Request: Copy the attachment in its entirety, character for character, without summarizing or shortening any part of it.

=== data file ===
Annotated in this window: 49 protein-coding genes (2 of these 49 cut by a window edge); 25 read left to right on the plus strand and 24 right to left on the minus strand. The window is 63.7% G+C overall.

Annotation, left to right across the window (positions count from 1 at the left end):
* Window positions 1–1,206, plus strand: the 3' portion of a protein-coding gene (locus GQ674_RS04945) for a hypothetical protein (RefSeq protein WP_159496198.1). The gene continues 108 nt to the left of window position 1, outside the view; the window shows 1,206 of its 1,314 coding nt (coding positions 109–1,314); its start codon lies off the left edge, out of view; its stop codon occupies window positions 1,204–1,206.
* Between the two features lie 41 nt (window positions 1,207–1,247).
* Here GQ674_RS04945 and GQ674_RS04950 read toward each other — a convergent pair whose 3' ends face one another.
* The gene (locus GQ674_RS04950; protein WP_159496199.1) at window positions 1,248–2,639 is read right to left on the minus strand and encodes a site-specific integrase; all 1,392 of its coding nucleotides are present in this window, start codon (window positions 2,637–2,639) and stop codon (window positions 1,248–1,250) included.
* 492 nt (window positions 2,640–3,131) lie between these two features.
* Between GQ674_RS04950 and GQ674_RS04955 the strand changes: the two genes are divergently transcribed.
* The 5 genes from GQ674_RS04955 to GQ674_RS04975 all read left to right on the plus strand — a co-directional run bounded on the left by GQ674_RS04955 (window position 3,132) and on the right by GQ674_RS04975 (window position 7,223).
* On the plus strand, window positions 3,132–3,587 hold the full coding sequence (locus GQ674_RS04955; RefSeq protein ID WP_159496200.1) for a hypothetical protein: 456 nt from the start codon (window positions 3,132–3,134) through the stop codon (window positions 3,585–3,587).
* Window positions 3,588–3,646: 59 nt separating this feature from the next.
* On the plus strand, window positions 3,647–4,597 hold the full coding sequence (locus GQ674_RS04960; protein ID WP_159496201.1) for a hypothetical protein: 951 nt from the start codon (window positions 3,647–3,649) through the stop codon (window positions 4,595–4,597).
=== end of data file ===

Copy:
Annotated in this window: 49 protein-coding genes (2 of these 49 cut by a window edge); 25 read left to right on the plus strand and 24 right to left on the minus strand. The window is 63.7% G+C overall.

Annotation, left to right across the window (positions count from 1 at the left end):
* Window positions 1–1,206, plus strand: the 3' portion of a protein-coding gene (locus GQ674_RS04945) for a hypothetical protein (RefSeq protein WP_159496198.1). The gene continues 108 nt to the left of window position 1, outside the view; the window shows 1,206 of its 1,314 coding nt (coding positions 109–1,314); its start codon lies off the left edge, out of view; its stop codon occupies window positions 1,204–1,206.
* Between the two features lie 41 nt (window positions 1,207–1,247).
* Here GQ674_RS04945 and GQ674_RS04950 read toward each other — a convergent pair whose 3' ends face one another.
* The gene (locus GQ674_RS04950; protein WP_159496199.1) at window positions 1,248–2,639 is read right to left on the minus strand and encodes a site-specific integrase; all 1,392 of its coding nucleotides are present in this window, start codon (window positions 2,637–2,639) and stop codon (window positions 1,248–1,250) included.
* 492 nt (window positions 2,640–3,131) lie between these two features.
* Between GQ674_RS04950 and GQ674_RS04955 the strand changes: the two genes are divergently transcribed.
* The 5 genes from GQ674_RS04955 to GQ674_RS04975 all read left to right on the plus strand — a co-directional run bounded on the left by GQ674_RS04955 (window position 3,132) and on the right by GQ674_RS04975 (window position 7,223).
* On the plus strand, window positions 3,132–3,587 hold the full coding sequence (locus GQ674_RS04955; RefSeq protein ID WP_159496200.1) for a hypothetical protein: 456 nt from the start codon (window positions 3,132–3,134) through the stop codon (window positions 3,585–3,587).
* Window positions 3,588–3,646: 59 nt separating this feature from the next.
* On the plus strand, window positions 3,647–4,597 hold the full coding sequence (locus GQ674_RS04960; protein ID WP_159496201.1) for a hypothetical protein: 951 nt from the start codon (window positions 3,647–3,649) through the stop codon (window positions 4,595–4,597).